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Kyrgyz Leaders Press Ahead With Referendum

It might seem foolhardy to go ahead with a vote so soon after ethnic bloodshed, but government sees referendum as essential step towards legitimacy.
By Pavel Dyatlenko, Isomidin Ahmedjanov

Kyrgyzstan’s interim government insists that a June 27 referendum must go ahead as planned, even though the bloodshed and population displacement in the south of the country place huge obstacles in the way of conducting a vote.

Although some analysts warn of the risks of holding a referendum in such an unstable environment, others say the ballot, in which voters will be asked approve a new, more democratic constitution and confirm current interim government head Roza Otunbaeva as president until an election can be held next year, is crucial to giving Kyrgyzstan’s leadership the legitimacy it needs to take tough decisions and assert control.

In a June 17 statement, the interim government confirmed that the referendum would go ahead on the set date, and also announced that a parliamentary election originally slated for October would be brought forward to the earliest date allowed by the constitution. No specific date has been set for the vote. (See Kyrgyz Constitution is Central Asia’s Finest for more on the constitution that voters will be asked to back.)The statement said stability in Kyrgyzstan would only be achievable once key political challenges had been dealt with – adopting the constitution, approving a president for a transitional period and electing a new parliament.

To clear the way for the imminent vote, Otunbaeva issued a decree lifting the restrictions that normally prevent referendums being held during crises and emergencies. The rule that a 50 per cent turnout is needed to make the referendum valid has also been shelved.

That means the vote can go ahead in Osh and Jalalabad regions, which are still under a state of emergency following ethnic clashes between Kyrgyz and Uzbeks which began on June 10-11 and escalated over the days that followed.

As of June 22, the Kyrgyz health ministry said 251 people died and 2,200 required medical treatment as a result of the violence, although some media outlets are citing much higher figures. The United Nations refugee agency UNHCR says at least 400,000 people were displaced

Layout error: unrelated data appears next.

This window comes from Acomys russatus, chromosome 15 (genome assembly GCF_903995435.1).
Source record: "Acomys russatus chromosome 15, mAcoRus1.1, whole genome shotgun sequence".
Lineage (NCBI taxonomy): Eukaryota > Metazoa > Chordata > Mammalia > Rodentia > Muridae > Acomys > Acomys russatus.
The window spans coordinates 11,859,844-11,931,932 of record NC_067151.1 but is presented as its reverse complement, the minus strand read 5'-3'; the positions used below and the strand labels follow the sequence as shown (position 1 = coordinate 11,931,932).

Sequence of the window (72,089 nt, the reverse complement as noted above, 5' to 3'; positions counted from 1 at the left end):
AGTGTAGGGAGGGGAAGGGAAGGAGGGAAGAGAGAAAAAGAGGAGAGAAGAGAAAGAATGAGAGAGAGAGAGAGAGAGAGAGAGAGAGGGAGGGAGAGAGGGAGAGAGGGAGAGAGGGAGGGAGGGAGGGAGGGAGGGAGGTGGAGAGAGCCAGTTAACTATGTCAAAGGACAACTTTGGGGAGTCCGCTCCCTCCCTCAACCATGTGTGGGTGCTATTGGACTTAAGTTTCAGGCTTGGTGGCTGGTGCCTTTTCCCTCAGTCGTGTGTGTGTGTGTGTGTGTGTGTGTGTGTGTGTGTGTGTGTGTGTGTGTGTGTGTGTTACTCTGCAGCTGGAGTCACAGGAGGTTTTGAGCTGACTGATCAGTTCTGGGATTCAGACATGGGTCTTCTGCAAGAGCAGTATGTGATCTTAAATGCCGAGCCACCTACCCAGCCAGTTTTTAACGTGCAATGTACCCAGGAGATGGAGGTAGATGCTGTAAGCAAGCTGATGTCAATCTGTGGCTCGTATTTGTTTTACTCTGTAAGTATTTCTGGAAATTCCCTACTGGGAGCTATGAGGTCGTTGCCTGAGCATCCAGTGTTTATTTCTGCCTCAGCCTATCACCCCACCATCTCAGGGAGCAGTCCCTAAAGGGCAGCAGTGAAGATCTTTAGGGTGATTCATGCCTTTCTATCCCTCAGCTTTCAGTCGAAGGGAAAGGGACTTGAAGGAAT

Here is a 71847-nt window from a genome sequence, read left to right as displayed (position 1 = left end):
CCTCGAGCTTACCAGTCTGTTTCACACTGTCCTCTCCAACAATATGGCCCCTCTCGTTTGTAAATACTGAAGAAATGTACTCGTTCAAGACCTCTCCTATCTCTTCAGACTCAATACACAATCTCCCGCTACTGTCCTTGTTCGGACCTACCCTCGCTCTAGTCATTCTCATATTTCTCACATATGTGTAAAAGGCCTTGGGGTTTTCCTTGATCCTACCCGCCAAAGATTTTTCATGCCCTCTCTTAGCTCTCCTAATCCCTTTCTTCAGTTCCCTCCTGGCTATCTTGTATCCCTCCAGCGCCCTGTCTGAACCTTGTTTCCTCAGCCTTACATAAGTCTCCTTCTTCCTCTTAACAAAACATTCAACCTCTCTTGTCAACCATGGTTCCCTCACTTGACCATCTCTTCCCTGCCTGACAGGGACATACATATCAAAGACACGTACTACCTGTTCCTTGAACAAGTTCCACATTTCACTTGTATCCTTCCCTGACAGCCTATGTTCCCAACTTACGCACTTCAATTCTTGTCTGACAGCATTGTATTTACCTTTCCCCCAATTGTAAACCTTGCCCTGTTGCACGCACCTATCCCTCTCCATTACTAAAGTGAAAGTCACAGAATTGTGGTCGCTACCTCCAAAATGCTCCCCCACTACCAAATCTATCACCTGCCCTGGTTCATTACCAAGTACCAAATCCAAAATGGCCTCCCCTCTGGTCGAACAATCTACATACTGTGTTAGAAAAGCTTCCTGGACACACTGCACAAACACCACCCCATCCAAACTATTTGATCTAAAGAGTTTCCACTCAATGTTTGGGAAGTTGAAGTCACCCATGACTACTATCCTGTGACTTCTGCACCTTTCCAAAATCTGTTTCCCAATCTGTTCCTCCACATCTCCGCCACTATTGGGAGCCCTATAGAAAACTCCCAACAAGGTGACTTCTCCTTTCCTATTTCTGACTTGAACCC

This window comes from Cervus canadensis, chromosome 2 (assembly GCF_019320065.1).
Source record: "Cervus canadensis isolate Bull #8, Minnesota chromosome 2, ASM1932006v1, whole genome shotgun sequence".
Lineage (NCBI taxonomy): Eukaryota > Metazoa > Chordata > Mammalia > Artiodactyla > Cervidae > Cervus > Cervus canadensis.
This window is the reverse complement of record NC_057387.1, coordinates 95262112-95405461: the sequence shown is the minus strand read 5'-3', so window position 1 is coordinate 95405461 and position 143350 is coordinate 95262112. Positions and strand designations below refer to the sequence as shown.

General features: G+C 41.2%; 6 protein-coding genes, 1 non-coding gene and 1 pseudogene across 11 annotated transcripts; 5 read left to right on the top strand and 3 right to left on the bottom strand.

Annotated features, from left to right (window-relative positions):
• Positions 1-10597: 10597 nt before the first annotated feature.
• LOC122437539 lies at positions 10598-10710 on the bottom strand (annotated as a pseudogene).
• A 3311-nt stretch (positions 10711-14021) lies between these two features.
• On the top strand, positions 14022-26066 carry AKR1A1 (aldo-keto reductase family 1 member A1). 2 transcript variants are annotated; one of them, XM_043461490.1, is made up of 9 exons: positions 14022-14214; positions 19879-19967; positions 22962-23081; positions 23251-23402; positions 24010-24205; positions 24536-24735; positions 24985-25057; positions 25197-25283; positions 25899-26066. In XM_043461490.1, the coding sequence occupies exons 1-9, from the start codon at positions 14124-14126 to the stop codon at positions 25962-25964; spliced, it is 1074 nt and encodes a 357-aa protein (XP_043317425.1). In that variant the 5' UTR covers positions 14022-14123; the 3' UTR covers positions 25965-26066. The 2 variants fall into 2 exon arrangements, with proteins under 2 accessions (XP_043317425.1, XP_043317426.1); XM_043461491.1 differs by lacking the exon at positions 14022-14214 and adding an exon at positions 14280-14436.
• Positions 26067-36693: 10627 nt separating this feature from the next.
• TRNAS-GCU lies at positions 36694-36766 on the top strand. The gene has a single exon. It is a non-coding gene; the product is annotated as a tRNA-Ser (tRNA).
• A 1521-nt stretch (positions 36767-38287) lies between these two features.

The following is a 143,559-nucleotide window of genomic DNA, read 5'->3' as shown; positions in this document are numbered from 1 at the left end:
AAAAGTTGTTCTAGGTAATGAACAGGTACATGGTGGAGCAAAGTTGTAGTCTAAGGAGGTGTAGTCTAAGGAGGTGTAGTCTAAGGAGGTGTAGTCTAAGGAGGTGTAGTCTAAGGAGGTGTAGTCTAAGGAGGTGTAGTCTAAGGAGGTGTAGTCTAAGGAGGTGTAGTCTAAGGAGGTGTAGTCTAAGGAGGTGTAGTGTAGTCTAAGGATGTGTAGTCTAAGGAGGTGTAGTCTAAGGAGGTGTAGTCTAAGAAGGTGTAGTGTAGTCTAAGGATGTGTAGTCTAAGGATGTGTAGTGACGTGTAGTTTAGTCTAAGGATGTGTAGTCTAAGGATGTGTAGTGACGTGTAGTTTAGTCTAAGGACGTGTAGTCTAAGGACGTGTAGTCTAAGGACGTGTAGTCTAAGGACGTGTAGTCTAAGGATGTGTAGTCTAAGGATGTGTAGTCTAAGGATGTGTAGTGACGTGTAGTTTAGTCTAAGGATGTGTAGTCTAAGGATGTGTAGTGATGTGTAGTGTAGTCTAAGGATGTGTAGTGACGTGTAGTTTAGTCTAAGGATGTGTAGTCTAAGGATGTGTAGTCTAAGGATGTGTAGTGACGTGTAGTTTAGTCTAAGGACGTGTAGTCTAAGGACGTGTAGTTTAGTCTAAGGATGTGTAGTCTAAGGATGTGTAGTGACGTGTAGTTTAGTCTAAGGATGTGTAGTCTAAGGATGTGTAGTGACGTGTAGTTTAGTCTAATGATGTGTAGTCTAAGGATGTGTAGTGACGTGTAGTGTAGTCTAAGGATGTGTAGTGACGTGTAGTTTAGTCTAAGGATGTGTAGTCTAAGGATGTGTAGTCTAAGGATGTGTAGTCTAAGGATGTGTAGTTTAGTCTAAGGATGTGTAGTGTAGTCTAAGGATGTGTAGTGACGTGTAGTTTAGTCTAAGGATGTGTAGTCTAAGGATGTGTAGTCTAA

Many areas of Osh, the largest town in the south, lie in ruins, and Jalalabad too has suffered serious damage. The exodus of displaced people to relative safety in the countryside or to refugee camps in nearby Uzbekistan means a significant proportion of the electorate is no longer there.

The security, logistical and demographic challenges of holding a referendum under such conditions have led a number of politicians and analysts to question the wisdom of going ahead with it. The absolute priority, they say, is restoring law and order and starting to rebuild in the south.

Bishkek-based political analyst Nur Omarov believes it makes no sense to press ahead with a vote as long as unrest continues.

“It can hardly be said that the referendum will result in an honest and voluntary expression of [popular] will,” Omarov said in an interview to the online news agency “The conflict in the south needs to be settled, and everything possible must be done to prevent it spilling over to the north, and into neighbouring countries… Our state is on the brink of a humanitarian, political, economic and cultural catastrophe.”

He said the referendum could easily be held a couple of months later than planned.

In an open letter carried by media in Kyrgyzstan, a number of leading figures argued that Muslim tradition frowned on holding any kind of public exercise until a 40-day mourning period was over.

However, the interim government does not believe it has a choice. As government member Azimbek Beknazarov said at a June 18 press conference, “The citizens of Kyrgyzstan must take part in the referendum so as to create a legitimate authority as quickly as possible.“